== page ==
Put together on the back of the global upheaval we all experienced in 2020, ‘Shelter in Place’ confronts many of the disparities in society, industry, creative work and beyond. By grouping objects in themes such as ‘craft as collaboration’, ‘modernist orthodoxies’, ‘weaving as metaphor’ and ‘environmental inclusion’, Burks’ industrial design practice is framed in a larger cultural context for the first time. It was during the early phase of the global pandemic that the High Museum’s curator of decorative art and design, Monica Obniski began conversations with Burks and his team to explore bringing an exhibition to life.
 
‘Through this exhibition, and its related publication, I’m thrilled to shed light on an American designer who has developed a unique point of view during nearly 20 years in the field,’ she says. ‘It is really important for our audiences to understand that architecture and design cross cultural and national boundaries. This is especially true for Burks’ practice that examines how objects are made by bringing together diverse perspectives and talents.’

Woven lanterns by Stephen Burks

The Others lanterns, 2017, manufactured by Dedon. 

(Image credit: Joe Coscia)

In addition to debuting a collaboration with students at Berea College in Kentucky, ‘Crafting Diversity’, that highlights the inclusive and innovative nature of Burks’ design process alongside the achievements of an institution that has fostered a utopian, anti-racist culture, a highlight of the exhibition is the ‘Shelter in Place’ body of work - a series of speculative concepts that imagine new products for the home. Through proposals like ‘Woven TV’, which Burks designed as a lattice shell enveloping a TV, that also invites the user to add and weave mementos, decorative trimmings or even recycling to enliven the structure and add their mark, the series prompts a reconsideration of how design in the domestic setting should ignite joy and improve the future of living.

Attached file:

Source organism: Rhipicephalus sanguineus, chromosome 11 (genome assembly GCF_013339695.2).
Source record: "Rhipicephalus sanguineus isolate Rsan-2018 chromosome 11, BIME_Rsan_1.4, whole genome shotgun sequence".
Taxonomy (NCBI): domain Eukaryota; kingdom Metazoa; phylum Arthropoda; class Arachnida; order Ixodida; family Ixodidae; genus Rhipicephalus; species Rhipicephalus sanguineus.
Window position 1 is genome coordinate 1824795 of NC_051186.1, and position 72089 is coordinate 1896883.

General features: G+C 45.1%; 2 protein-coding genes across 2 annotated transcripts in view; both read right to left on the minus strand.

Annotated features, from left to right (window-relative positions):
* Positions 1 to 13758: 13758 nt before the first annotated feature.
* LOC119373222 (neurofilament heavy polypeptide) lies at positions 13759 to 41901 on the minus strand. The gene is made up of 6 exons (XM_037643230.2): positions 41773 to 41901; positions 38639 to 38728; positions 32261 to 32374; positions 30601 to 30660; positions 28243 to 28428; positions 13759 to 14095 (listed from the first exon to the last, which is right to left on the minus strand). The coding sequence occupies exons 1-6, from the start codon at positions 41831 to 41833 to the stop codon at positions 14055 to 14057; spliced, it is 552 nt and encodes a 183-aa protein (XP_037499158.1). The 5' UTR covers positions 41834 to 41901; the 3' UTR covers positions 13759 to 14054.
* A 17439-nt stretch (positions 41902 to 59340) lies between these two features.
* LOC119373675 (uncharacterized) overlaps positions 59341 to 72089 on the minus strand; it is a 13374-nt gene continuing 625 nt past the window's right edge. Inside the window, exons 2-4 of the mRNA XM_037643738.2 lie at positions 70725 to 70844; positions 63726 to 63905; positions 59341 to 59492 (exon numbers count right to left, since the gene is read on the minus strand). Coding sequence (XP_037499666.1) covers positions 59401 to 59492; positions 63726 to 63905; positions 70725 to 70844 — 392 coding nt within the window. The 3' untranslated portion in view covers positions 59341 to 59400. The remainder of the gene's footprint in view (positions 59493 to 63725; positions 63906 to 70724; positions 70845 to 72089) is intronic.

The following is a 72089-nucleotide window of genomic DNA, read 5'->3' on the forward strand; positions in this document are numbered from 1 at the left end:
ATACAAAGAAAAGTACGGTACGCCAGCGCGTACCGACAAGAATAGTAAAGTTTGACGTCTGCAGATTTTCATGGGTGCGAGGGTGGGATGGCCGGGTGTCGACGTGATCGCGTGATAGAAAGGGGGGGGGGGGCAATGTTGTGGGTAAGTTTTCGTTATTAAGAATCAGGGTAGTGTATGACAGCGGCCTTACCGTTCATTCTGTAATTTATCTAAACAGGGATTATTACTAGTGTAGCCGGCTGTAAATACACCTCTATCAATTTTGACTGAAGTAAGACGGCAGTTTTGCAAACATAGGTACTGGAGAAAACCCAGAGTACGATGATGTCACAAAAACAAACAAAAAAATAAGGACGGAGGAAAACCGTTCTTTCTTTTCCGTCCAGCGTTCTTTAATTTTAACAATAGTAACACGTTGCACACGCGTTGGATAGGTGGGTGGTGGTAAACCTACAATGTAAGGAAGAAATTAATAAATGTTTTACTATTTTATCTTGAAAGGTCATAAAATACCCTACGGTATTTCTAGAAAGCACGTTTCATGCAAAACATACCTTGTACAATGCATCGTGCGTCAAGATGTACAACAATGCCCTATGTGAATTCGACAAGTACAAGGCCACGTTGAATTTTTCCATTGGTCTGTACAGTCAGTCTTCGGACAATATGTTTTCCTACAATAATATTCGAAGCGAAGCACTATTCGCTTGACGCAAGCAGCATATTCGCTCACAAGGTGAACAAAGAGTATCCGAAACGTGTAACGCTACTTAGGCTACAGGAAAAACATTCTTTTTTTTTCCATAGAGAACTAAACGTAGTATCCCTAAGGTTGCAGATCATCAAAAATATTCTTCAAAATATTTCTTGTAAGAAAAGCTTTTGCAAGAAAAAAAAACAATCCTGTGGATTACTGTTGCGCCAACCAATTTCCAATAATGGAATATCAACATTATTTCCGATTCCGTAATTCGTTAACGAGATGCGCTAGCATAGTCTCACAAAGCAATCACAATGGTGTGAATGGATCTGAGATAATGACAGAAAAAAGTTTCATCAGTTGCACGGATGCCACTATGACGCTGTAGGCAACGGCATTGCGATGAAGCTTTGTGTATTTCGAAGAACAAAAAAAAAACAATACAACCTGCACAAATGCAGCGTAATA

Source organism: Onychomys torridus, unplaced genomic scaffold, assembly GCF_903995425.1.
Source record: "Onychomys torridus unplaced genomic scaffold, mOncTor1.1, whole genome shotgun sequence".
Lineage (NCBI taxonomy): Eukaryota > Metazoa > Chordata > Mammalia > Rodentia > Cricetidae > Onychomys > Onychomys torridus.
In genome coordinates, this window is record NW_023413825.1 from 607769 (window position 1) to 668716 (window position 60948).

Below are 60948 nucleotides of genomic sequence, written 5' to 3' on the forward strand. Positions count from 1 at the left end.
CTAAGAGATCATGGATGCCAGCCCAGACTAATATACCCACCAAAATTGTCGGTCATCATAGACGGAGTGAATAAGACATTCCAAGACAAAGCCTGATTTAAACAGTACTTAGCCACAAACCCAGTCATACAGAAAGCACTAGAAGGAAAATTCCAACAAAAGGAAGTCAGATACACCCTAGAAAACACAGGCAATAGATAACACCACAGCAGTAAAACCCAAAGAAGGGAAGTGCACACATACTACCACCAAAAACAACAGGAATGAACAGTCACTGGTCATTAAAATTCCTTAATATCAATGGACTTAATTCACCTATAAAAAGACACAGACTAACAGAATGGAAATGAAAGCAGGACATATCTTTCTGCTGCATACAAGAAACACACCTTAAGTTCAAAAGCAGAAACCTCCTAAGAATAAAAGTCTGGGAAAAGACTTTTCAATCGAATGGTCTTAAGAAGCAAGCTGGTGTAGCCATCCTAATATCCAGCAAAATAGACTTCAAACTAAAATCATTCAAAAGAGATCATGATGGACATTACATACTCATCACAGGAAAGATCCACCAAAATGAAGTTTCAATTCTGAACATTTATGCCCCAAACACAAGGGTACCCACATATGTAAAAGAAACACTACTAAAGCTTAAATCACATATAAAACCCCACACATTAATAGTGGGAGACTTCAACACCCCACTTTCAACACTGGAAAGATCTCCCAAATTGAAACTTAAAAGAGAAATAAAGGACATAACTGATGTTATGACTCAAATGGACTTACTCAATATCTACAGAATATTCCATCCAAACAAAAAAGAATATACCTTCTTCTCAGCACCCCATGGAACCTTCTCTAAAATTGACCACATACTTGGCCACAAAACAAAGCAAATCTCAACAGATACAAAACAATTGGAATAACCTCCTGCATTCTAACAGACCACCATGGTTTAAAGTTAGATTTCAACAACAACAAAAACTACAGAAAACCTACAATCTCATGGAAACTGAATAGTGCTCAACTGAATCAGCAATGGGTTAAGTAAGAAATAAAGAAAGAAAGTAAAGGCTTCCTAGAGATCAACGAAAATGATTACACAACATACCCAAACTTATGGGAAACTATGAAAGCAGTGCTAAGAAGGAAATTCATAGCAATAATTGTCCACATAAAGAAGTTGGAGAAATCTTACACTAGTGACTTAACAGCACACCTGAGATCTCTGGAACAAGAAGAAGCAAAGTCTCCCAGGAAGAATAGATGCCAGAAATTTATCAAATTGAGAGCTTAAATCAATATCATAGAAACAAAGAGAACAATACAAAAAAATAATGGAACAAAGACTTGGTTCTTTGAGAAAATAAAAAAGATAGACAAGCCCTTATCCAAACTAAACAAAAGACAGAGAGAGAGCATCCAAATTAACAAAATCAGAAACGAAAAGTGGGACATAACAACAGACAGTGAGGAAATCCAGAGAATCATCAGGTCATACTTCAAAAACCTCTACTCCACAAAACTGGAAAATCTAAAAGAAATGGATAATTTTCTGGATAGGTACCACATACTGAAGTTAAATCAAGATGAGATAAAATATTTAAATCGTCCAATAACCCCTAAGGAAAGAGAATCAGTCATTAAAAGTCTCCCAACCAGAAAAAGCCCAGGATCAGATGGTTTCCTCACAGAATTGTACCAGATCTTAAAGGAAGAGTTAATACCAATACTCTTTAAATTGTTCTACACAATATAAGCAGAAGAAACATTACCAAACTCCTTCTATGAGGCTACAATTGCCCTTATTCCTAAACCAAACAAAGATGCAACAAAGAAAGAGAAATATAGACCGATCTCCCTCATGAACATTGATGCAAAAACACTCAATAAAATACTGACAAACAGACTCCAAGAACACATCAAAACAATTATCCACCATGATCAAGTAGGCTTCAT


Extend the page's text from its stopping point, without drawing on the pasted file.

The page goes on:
Mirrors with marble frames by Stephen Burks

Friends and Neighbors mirrors, 2021, manufactured by Salvatori.

(Image credit: Joe Coscia)

Three baskets

Community Baskets, 2020, made by Berea College Student Craft, Berea College, Kentucky.

(Image credit: Justin Skeens /Courtesy of Berea College Student Craft)

Woven lanterns by Stephen Burks

Anwar lamps, 2015, manufactured by Parachilna.

(Image credit: Joe Coscia)

INFORMATION

‘Stephen Burks: Shelter in Place’ is on view until 5 March 2023

high.org (opens in new tab)
stephenburksmanmade.com (opens in new tab)

ADDRESS

1280 Peachtree Street NE
Atlanta, Georgia

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Pei-Ru Keh is the US Editor at Wallpaper*. Born and raised in Singapore, she has been a New Yorker since 2013. Pei-Ru has held various titles at Wallpaper* since she joined in 2007. She currently reports on design, art, architecture, fashion, beauty and lifestyle happenings in the United States, both in print and digitally. Pei-Ru has taken a key role in championing diversity and representation within Wallpaper's content pillars and actively seeks out stories that reflect a wide range of perspectives. She lives in Brooklyn with her husband and two children, and is currently learning how to drive.